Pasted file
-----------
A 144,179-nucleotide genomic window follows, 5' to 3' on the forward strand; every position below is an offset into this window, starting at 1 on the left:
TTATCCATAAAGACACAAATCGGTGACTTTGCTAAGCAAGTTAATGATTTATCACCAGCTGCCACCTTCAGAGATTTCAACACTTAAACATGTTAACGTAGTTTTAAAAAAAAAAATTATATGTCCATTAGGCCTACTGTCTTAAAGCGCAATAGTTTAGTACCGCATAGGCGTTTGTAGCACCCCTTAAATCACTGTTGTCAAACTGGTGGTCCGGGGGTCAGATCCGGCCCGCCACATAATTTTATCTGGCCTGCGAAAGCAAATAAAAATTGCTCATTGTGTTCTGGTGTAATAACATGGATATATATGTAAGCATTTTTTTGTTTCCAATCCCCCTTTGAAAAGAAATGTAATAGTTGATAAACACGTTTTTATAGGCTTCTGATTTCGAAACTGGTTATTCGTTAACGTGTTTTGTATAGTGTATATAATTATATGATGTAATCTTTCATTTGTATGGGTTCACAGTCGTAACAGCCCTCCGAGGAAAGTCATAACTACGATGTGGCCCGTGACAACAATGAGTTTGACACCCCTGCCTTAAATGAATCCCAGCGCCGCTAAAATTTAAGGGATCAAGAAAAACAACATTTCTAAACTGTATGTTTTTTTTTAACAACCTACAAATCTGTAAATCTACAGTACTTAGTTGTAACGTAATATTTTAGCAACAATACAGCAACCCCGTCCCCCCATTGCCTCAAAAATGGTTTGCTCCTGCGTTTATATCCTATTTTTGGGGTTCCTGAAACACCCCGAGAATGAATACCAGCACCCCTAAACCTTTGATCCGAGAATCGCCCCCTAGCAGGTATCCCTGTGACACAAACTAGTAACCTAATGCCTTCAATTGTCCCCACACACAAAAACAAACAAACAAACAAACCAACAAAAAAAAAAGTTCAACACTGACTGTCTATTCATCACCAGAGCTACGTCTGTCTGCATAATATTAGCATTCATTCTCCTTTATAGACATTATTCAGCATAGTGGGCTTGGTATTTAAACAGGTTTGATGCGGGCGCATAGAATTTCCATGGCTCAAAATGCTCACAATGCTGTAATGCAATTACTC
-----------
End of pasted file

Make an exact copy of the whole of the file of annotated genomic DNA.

A 144,179-nucleotide genomic window follows, 5' to 3' on the forward strand; every position below is an offset into this window, starting at 1 on the left:
TTATCCATAAAGACACAAATCGGTGACTTTGCTAAGCAAGTTAATGATTTATCACCAGCTGCCACCTTCAGAGATTTCAACACTTAAACATGTTAACGTAGTTTTAAAAAAAAAAATTATATGTCCATTAGGCCTACTGTCTTAAAGCGCAATAGTTTAGTACCGCATAGGCGTTTGTAGCACCCCTTAAATCACTGTTGTCAAACTGGTGGTCCGGGGGTCAGATCCGGCCCGCCACATAATTTTATCTGGCCTGCGAAAGCAAATAAAAATTGCTCATTGTGTTCTGGTGTAATAACATGGATATATATGTAAGCATTTTTTTGTTTCCAATCCCCCTTTGAAAAGAAATGTAATAGTTGATAAACACGTTTTTATAGGCTTCTGATTTCGAAACTGGTTATTCGTTAACGTGTTTTGTATAGTGTATATAATTATATGATGTAATCTTTCATTTGTATGGGTTCACAGTCGTAACAGCCCTCCGAGGAAAGTCATAACTACGATGTGGCCCGTGACAACAATGAGTTTGACACCCCTGCCTTAAATGAATCCCAGCGCCGCTAAAATTTAAGGGATCAAGAAAAACAACATTTCTAAACTGTATGTTTTTTTTTAACAACCTACAAATCTGTAAATCTACAGTACTTAGTTGTAACGTAATATTTTAGCAACAATACAGCAACCCCGTCCCCCCATTGCCTCAAAAATGGTTTGCTCCTGCGTTTATATCCTATTTTTGGGGTTCCTGAAACACCCCGAGAATGAATACCAGCACCCCTAAACCTTTGATCCGAGAATCGCCCCCTAGCAGGTATCCCTGTGACACAAACTAGTAACCTAATGCCTTCAATTGTCCCCACACACAAAAACAAACAAACAAACAAACCAACAAAAAAAAAAGTTCAACACTGACTGTCTATTCATCACCAGAGCTACGTCTGTCTGCATAATATTAGCATTCATTCTCCTTTATAGACATTATTCAGCATAGTGGGCTTGGTATTTAAACAGGTTTGATGCGGGCGCATAGAATTTCCATGGCTCAAAATGCTCACAATGCTGTAATGCAATTACTC